Creating a Cadre of Fellowship-Trained Medical Educators: A Qualitative Study of Faculty Development Program Leaders’ Perspectives and Advice


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Abstract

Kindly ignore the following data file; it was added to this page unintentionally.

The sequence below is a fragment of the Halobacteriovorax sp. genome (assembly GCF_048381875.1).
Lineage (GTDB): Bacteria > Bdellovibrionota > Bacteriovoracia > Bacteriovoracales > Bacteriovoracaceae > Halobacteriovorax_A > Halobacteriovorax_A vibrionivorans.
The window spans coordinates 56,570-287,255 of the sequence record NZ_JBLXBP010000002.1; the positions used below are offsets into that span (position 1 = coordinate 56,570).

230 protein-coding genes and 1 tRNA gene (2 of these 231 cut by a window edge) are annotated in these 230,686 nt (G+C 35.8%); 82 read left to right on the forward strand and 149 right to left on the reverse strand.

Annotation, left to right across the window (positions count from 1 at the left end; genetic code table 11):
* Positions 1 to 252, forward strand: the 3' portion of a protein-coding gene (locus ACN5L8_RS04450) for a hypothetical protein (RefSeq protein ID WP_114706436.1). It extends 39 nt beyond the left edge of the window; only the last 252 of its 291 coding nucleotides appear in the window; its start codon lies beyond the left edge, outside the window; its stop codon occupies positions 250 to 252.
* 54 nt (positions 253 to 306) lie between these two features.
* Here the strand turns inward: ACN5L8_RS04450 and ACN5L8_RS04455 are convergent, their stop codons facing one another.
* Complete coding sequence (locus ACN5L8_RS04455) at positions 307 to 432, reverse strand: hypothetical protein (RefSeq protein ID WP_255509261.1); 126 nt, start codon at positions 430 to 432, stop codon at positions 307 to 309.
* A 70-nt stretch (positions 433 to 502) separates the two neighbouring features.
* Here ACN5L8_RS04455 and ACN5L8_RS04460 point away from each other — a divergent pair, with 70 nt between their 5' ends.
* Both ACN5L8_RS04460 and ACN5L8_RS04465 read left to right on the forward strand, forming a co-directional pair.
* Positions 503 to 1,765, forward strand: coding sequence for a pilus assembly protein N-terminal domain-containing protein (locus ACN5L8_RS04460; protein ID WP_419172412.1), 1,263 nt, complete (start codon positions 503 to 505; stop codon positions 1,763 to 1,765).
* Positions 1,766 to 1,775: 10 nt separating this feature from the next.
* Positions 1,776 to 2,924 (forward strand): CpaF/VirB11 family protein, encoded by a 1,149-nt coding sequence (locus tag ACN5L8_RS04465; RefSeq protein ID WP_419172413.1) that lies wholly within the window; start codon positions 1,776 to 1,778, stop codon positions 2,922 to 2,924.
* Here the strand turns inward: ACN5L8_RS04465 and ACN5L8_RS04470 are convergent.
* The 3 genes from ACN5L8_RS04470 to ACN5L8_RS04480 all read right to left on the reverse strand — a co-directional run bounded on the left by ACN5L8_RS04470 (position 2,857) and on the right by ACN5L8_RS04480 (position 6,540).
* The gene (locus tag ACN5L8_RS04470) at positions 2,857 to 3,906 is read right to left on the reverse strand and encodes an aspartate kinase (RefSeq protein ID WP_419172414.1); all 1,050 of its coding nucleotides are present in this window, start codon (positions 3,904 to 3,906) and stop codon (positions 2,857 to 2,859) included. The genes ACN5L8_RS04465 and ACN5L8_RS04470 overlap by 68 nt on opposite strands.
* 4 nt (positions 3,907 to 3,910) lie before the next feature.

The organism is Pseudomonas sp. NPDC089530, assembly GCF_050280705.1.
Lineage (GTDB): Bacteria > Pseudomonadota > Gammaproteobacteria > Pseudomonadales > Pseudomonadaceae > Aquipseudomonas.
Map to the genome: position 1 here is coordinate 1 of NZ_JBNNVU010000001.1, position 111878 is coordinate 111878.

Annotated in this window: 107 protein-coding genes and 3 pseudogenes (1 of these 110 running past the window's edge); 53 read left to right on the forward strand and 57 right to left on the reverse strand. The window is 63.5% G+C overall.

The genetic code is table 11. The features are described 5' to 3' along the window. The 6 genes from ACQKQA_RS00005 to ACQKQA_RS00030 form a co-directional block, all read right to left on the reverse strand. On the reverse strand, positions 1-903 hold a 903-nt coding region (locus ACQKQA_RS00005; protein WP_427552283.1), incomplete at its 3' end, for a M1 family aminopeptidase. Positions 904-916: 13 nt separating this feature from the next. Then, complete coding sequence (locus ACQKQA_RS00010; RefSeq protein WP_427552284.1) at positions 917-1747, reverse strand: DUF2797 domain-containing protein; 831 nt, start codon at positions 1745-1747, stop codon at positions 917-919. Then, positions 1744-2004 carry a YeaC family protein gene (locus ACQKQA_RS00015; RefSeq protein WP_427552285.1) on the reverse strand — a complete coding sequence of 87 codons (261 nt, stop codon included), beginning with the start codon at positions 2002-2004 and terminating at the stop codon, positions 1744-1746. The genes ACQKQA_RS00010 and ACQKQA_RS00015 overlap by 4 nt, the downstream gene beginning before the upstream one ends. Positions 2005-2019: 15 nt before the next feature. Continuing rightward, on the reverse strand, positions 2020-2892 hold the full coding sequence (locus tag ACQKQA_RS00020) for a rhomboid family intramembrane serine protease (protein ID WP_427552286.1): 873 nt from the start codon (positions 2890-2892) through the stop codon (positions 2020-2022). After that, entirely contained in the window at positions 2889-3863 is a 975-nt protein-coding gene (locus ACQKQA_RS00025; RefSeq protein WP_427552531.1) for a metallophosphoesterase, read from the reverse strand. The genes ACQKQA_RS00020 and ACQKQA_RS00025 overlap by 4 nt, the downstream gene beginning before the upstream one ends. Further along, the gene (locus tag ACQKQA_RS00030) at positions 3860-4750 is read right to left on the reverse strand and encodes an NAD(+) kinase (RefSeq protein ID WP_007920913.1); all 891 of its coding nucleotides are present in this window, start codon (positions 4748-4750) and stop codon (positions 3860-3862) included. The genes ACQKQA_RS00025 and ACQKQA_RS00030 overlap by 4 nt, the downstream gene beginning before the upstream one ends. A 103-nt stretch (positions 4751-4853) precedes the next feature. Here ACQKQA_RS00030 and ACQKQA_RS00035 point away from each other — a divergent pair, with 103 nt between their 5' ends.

PurposeWell-trained educators fill essential roles across the medical education continuum. Some medical schools offer programs for existing faculty to enhance teaching and scholarship. No standard postgraduate training model exists for residency graduates to attain competency as faculty members before their first academic appointment. The objective of this study is to inform the development of postgraduate medical education fellowships by exploring perceptions of educational leaders who direct well-established faculty development programs.MethodThe authors undertook a qualitative study, using purposeful sampling to recruit participants and a constant comparative approach to identify themes. They conducted semistructured telephone interviews with directors of faculty development fellowships using an interpretivist/constructivist paradigm (November 2013). Questions addressed curricular and fiscal structure, perceived benefits and challenges, and advice for starting a postgraduate fellowship.ResultsDirectors reported institutional and participant benefits, notably the creation of a community of educators and pool of potential leaders. Curricular offerings focused on learning theory, teaching, assessment, leadership, and scholarship. Funding and protected time were challenges. Advice for new program directors included evaluating best practices, defining locally relevant goals; garnering sufficient, stable financial support; and rallying leaders’ endorsement.ConclusionsMedical education fellowships cultivate leaders and communities of trained educators but require participants to balance faculty responsibilities with professional development. Advice of current directors can inform the development of postgraduate programs modeled after accredited clinical specialty fellowships. Programs with the support of strategic partners, financial stability, and well-defined goals may allow new faculty to begin their careers with existing competency in medical education skills.

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